The number of hybrid and plug-in electric vehicles (EVs) on the road in America is small compared to the amount of traditional, gas-powered cars, but that figure is growing.
If you’ve considered buying a hybrid vehicle, you may be happy to learn that you could receive a federal income tax credit of up to $7,500 in the year of your purchase. Additionally, almost 20 states offer even more state tax breaks and incentives. (Unfortunately, Tennessee currently does not; Georgia is the only Southeastern state that offers additional tax credits.)
Be aware, though, that the federal tax credit is subject to a complex phaseout rule that could reduce or eliminate the tax break for cars made by certain manufacturers. In fact, the vehicles of two manufacturers have already begun to be phased out.
Tax credit basics
There are no income restrictions for the federal tax credit, which means anyone can qualify if the following stipulations are met:
- You must purchase (not lease) the vehicle. (The tax credit for a leased vehicle actually belongs to the manufacturer.)
- The vehicle must be a qualifying new (but not used) EV.
- To qualify, the vehicle must be either fully electric or a plug-in electric/gasoline hybrid.
The credit equals $2,500 for a vehicle powered by a four-kilowatt-hour battery, with an additional $417 for each kilowatt hour of battery capacity beyond four hours. The maximum credit is $7,500. Buyers of qualifying vehicles can rely on the manufacturer’s or distributor’s certification of the allowable credit amount.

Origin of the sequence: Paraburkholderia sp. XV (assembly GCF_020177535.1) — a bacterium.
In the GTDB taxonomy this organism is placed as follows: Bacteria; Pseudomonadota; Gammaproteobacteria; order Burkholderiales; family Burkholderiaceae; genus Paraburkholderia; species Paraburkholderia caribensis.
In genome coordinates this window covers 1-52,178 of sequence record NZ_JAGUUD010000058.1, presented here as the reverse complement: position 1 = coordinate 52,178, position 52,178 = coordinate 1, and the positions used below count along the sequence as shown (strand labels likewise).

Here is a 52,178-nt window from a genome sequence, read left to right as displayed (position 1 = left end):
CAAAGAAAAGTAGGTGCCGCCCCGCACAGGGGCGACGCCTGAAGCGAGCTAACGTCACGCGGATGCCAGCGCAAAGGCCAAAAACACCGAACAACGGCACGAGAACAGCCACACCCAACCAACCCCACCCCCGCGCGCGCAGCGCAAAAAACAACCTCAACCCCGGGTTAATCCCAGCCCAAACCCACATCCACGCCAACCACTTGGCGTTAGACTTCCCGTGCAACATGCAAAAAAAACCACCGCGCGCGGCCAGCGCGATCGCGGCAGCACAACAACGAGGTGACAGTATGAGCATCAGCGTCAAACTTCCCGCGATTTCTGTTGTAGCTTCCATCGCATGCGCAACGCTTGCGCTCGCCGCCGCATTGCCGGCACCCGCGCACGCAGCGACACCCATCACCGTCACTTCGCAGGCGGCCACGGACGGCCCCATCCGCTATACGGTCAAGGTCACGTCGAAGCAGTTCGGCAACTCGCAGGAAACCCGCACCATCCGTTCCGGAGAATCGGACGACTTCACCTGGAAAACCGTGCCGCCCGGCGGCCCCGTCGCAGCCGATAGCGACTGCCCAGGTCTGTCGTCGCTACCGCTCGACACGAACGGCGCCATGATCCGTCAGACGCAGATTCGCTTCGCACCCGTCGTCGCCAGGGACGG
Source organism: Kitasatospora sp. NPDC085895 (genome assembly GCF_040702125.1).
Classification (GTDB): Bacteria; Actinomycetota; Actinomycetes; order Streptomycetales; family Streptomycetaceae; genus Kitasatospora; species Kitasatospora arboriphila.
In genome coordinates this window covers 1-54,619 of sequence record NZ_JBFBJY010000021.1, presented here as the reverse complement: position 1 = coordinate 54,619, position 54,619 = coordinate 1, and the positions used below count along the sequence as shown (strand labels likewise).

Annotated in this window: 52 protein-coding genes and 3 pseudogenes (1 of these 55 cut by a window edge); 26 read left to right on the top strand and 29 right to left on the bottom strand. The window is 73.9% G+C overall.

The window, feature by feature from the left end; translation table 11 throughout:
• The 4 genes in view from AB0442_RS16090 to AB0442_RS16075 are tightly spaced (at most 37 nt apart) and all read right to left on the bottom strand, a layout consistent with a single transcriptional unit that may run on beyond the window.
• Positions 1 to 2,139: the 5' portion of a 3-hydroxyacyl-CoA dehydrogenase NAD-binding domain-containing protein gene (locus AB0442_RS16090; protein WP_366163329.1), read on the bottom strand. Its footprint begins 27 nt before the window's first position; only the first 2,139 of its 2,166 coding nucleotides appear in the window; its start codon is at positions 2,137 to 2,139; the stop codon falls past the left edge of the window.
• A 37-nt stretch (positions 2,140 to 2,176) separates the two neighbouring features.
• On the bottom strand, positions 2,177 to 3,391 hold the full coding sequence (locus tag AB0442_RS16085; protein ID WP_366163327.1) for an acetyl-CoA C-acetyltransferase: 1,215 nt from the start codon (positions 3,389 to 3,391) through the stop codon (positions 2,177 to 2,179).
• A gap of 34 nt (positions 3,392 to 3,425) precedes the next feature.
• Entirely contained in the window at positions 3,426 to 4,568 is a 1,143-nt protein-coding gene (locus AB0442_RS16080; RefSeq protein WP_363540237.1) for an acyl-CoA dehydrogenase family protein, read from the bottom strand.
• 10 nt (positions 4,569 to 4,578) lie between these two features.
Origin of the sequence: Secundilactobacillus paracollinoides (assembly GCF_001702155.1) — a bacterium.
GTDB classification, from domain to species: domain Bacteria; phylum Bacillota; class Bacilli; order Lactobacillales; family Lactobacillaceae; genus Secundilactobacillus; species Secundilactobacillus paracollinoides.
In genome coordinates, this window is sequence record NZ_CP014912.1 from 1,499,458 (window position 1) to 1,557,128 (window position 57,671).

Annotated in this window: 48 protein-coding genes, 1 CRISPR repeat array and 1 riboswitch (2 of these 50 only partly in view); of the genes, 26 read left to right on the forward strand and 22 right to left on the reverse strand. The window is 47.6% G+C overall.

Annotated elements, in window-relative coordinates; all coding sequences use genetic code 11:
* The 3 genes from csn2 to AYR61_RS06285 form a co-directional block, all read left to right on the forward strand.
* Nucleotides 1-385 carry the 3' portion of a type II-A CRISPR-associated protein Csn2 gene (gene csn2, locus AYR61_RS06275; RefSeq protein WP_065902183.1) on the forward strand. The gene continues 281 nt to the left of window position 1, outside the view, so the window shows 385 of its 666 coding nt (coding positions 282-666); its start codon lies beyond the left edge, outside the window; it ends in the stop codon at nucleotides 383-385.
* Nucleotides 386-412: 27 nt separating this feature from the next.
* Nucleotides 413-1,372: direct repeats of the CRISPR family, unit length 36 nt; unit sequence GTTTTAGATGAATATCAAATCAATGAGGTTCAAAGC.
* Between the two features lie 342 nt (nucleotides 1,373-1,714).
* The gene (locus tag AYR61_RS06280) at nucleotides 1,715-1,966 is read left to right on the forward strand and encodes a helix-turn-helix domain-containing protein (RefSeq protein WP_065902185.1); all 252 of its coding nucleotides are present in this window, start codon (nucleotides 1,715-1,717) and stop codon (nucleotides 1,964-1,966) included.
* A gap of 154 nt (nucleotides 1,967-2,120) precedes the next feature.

How the phaseout rule works
The federal tax credit begins phasing out over four calendar quarters once a manufacturer sells more than 200,000 qualifying vehicles for use in the United States.
The IRS recently announced that GM sold more than 200,000 qualifying vehicles through the fourth quarter of 2018, which triggered the phaseout rule for GM vehicles as of April 1, 2019. Thus, the credit for GM vehicles purchased between April 1, 2019, and Sept. 30, 2019, is now reduced to 50% of the otherwise allowable amount. For GM vehicles purchased between Oct. 1, 2019, and March 31, 2020, the credit will be reduced to 25% of the otherwise allowable amount. No credit will be allowed for GM vehicles purchased after March 31, 2020.
The IRS also previously announced that Tesla had sold more than 200,000 qualifying vehicles through the third quarter of 2018. So, the phaseout rule was triggered for Tesla vehicles effective Jan. 1, 2019. The credit for Tesla vehicles purchased between Jan. 1, 2019, and June 30, 2019, is reduced to 50% of the otherwise allowable amount. And for Tesla vehicles purchased between July 1, 2019, and Dec. 31, 2019, the credit is reduced to 25% of the otherwise allowable amount. No credit will be allowed for Tesla vehicles purchased after Dec. 31, 2019.
Despite the phaseout kicking in for GM and Tesla vehicles, there are still many other EVs on the market if you’re interested in purchasing one. The IRS has a full list of manufacturers and credit amounts on its website.
Contact us at KraftCPAs for more information about the tax breaks that may be available for these vehicles.